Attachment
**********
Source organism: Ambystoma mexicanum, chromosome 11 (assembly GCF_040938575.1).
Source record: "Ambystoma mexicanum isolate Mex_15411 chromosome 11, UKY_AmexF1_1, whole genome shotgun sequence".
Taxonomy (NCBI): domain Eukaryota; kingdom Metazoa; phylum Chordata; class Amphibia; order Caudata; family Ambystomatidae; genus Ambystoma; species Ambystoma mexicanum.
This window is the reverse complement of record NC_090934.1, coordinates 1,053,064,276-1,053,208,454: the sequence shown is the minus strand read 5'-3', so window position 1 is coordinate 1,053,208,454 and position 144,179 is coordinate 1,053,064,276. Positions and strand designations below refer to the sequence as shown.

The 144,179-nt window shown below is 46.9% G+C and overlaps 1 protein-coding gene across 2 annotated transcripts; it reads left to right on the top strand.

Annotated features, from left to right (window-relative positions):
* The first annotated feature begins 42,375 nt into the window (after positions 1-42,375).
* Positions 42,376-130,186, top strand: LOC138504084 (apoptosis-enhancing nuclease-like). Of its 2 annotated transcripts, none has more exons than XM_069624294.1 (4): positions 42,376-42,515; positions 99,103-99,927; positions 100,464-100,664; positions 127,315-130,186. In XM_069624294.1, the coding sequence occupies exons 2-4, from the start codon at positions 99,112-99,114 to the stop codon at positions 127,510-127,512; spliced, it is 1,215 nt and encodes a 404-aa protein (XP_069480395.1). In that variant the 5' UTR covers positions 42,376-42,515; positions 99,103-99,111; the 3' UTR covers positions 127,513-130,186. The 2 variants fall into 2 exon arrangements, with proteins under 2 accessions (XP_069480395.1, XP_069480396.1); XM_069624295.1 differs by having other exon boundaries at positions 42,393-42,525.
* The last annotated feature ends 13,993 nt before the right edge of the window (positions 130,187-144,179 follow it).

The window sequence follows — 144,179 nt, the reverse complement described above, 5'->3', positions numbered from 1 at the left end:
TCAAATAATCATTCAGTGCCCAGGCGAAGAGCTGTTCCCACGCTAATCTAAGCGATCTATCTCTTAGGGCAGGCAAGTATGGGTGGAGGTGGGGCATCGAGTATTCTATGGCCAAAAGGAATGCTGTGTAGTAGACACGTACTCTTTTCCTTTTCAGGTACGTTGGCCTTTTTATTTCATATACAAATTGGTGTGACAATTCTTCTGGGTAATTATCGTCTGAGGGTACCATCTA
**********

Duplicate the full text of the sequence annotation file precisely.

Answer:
Source organism: Ambystoma mexicanum, chromosome 11 (assembly GCF_040938575.1).
Source record: "Ambystoma mexicanum isolate Mex_15411 chromosome 11, UKY_AmexF1_1, whole genome shotgun sequence".
Taxonomy (NCBI): domain Eukaryota; kingdom Metazoa; phylum Chordata; class Amphibia; order Caudata; family Ambystomatidae; genus Ambystoma; species Ambystoma mexicanum.
This window is the reverse complement of record NC_090934.1, coordinates 1,053,064,276-1,053,208,454: the sequence shown is the minus strand read 5'-3', so window position 1 is coordinate 1,053,208,454 and position 144,179 is coordinate 1,053,064,276. Positions and strand designations below refer to the sequence as shown.

The 144,179-nt window shown below is 46.9% G+C and overlaps 1 protein-coding gene across 2 annotated transcripts; it reads left to right on the top strand.

Annotated features, from left to right (window-relative positions):
* The first annotated feature begins 42,375 nt into the window (after positions 1-42,375).
* Positions 42,376-130,186, top strand: LOC138504084 (apoptosis-enhancing nuclease-like). Of its 2 annotated transcripts, none has more exons than XM_069624294.1 (4): positions 42,376-42,515; positions 99,103-99,927; positions 100,464-100,664; positions 127,315-130,186. In XM_069624294.1, the coding sequence occupies exons 2-4, from the start codon at positions 99,112-99,114 to the stop codon at positions 127,510-127,512; spliced, it is 1,215 nt and encodes a 404-aa protein (XP_069480395.1). In that variant the 5' UTR covers positions 42,376-42,515; positions 99,103-99,111; the 3' UTR covers positions 127,513-130,186. The 2 variants fall into 2 exon arrangements, with proteins under 2 accessions (XP_069480395.1, XP_069480396.1); XM_069624295.1 differs by having other exon boundaries at positions 42,393-42,525.
* The last annotated feature ends 13,993 nt before the right edge of the window (positions 130,187-144,179 follow it).

The window sequence follows — 144,179 nt, the reverse complement described above, 5'->3', positions numbered from 1 at the left end:
TCAAATAATCATTCAGTGCCCAGGCGAAGAGCTGTTCCCACGCTAATCTAAGCGATCTATCTCTTAGGGCAGGCAAGTATGGGTGGAGGTGGGGCATCGAGTATTCTATGGCCAAAAGGAATGCTGTGTAGTAGACACGTACTCTTTTCCTTTTCAGGTACGTTGGCCTTTTTATTTCATATACAAATTGGTGTGACAATTCTTCTGGGTAATTATCGTCTGAGGGTACCATCTA